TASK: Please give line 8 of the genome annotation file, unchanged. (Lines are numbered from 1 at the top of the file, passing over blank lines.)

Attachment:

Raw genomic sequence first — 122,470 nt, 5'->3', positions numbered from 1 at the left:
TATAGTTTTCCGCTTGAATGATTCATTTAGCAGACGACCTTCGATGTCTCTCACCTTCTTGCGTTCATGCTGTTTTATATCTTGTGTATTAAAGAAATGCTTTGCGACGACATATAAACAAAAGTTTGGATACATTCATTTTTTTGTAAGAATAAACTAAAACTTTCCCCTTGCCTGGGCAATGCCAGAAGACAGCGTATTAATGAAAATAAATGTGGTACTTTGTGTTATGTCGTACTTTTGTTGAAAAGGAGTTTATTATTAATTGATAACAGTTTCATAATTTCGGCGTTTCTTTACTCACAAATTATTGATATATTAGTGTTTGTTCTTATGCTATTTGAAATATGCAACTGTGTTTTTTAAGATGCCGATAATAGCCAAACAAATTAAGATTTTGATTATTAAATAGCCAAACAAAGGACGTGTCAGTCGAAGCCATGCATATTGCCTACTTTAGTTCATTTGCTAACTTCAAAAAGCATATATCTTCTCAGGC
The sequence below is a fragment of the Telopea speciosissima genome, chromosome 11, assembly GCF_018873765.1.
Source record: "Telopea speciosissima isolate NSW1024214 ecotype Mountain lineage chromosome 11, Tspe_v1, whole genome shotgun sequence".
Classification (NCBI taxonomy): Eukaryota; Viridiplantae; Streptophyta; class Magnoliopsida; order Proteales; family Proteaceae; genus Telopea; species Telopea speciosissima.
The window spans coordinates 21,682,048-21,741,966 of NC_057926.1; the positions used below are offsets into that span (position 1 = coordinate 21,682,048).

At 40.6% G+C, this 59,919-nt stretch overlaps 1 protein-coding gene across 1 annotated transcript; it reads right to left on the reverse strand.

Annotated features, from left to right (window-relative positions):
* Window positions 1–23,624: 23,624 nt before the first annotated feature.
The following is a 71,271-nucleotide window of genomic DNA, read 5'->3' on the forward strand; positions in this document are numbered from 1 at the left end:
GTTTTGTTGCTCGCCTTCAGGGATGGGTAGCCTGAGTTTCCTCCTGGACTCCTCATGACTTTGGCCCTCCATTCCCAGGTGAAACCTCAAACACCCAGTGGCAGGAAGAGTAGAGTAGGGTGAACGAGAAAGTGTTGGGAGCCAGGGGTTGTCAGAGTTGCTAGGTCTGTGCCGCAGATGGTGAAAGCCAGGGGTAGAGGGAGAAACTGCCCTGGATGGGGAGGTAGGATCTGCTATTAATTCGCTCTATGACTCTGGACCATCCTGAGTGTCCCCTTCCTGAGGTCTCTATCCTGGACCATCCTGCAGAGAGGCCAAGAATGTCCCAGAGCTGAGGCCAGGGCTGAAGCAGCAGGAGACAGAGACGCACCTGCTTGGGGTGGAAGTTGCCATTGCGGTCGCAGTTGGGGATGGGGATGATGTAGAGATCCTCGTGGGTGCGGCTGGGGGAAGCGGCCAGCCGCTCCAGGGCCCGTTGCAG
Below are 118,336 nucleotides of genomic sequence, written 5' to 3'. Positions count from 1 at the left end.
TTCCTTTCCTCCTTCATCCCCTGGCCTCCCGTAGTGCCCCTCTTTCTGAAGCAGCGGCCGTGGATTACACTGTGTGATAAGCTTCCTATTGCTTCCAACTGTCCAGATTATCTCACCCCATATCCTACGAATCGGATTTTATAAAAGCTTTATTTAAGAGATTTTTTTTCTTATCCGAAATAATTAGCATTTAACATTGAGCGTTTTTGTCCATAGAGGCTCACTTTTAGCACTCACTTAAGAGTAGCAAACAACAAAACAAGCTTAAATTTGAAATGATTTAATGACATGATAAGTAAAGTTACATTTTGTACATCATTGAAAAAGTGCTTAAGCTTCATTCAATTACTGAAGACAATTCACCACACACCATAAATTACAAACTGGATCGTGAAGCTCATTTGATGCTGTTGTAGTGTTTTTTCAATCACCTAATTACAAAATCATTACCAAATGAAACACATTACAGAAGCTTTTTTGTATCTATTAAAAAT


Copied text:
Annotated features, from left to right (window-relative positions):